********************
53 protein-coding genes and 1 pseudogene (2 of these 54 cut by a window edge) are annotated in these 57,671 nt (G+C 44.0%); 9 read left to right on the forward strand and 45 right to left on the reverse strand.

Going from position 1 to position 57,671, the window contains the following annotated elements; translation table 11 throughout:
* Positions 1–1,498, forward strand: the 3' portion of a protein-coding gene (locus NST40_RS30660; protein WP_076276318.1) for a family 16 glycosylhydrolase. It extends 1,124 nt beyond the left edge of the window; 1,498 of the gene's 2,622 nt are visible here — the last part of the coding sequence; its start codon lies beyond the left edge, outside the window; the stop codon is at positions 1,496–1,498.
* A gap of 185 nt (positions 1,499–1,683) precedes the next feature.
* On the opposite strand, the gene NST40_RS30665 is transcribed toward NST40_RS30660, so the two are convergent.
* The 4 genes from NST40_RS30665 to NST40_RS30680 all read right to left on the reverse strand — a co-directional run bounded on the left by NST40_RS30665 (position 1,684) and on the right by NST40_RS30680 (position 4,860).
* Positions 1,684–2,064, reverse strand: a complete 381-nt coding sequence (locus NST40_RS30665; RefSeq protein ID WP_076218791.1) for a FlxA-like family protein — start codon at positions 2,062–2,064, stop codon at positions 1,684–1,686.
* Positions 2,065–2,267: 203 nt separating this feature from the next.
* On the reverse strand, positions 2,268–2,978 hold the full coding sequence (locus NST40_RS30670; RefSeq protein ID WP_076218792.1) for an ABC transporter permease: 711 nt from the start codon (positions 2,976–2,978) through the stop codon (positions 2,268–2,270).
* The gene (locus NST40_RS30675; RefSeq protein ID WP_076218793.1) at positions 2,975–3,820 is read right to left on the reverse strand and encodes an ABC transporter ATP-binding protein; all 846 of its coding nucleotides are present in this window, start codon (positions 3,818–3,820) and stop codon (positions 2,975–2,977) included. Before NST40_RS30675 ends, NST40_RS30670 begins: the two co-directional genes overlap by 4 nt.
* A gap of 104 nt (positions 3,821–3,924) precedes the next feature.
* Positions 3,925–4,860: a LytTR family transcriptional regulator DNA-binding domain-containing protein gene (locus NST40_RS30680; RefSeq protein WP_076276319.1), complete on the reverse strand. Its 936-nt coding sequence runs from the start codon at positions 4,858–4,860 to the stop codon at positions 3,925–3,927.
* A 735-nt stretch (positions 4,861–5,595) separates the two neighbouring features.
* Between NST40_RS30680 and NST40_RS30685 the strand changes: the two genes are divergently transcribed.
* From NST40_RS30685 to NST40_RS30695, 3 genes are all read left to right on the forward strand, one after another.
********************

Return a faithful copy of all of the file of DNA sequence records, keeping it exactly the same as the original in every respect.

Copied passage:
53 protein-coding genes and 1 pseudogene (2 of these 54 cut by a window edge) are annotated in these 57,671 nt (G+C 44.0%); 9 read left to right on the forward strand and 45 right to left on the reverse strand.

Going from position 1 to position 57,671, the window contains the following annotated elements; translation table 11 throughout:
* Positions 1–1,498, forward strand: the 3' portion of a protein-coding gene (locus NST40_RS30660; protein WP_076276318.1) for a family 16 glycosylhydrolase. It extends 1,124 nt beyond the left edge of the window; 1,498 of the gene's 2,622 nt are visible here — the last part of the coding sequence; its start codon lies beyond the left edge, outside the window; the stop codon is at positions 1,496–1,498.
* A gap of 185 nt (positions 1,499–1,683) precedes the next feature.
* On the opposite strand, the gene NST40_RS30665 is transcribed toward NST40_RS30660, so the two are convergent.
* The 4 genes from NST40_RS30665 to NST40_RS30680 all read right to left on the reverse strand — a co-directional run bounded on the left by NST40_RS30665 (position 1,684) and on the right by NST40_RS30680 (position 4,860).
* Positions 1,684–2,064, reverse strand: a complete 381-nt coding sequence (locus NST40_RS30665; RefSeq protein ID WP_076218791.1) for a FlxA-like family protein — start codon at positions 2,062–2,064, stop codon at positions 1,684–1,686.
* Positions 2,065–2,267: 203 nt separating this feature from the next.
* On the reverse strand, positions 2,268–2,978 hold the full coding sequence (locus NST40_RS30670; RefSeq protein ID WP_076218792.1) for an ABC transporter permease: 711 nt from the start codon (positions 2,976–2,978) through the stop codon (positions 2,268–2,270).
* The gene (locus NST40_RS30675; RefSeq protein ID WP_076218793.1) at positions 2,975–3,820 is read right to left on the reverse strand and encodes an ABC transporter ATP-binding protein; all 846 of its coding nucleotides are present in this window, start codon (positions 3,818–3,820) and stop codon (positions 2,975–2,977) included. Before NST40_RS30675 ends, NST40_RS30670 begins: the two co-directional genes overlap by 4 nt.
* A gap of 104 nt (positions 3,821–3,924) precedes the next feature.
* Positions 3,925–4,860: a LytTR family transcriptional regulator DNA-binding domain-containing protein gene (locus NST40_RS30680; RefSeq protein WP_076276319.1), complete on the reverse strand. Its 936-nt coding sequence runs from the start codon at positions 4,858–4,860 to the stop codon at positions 3,925–3,927.
* A 735-nt stretch (positions 4,861–5,595) separates the two neighbouring features.
* Between NST40_RS30680 and NST40_RS30685 the strand changes: the two genes are divergently transcribed.
* From NST40_RS30685 to NST40_RS30695, 3 genes are all read left to right on the forward strand, one after another.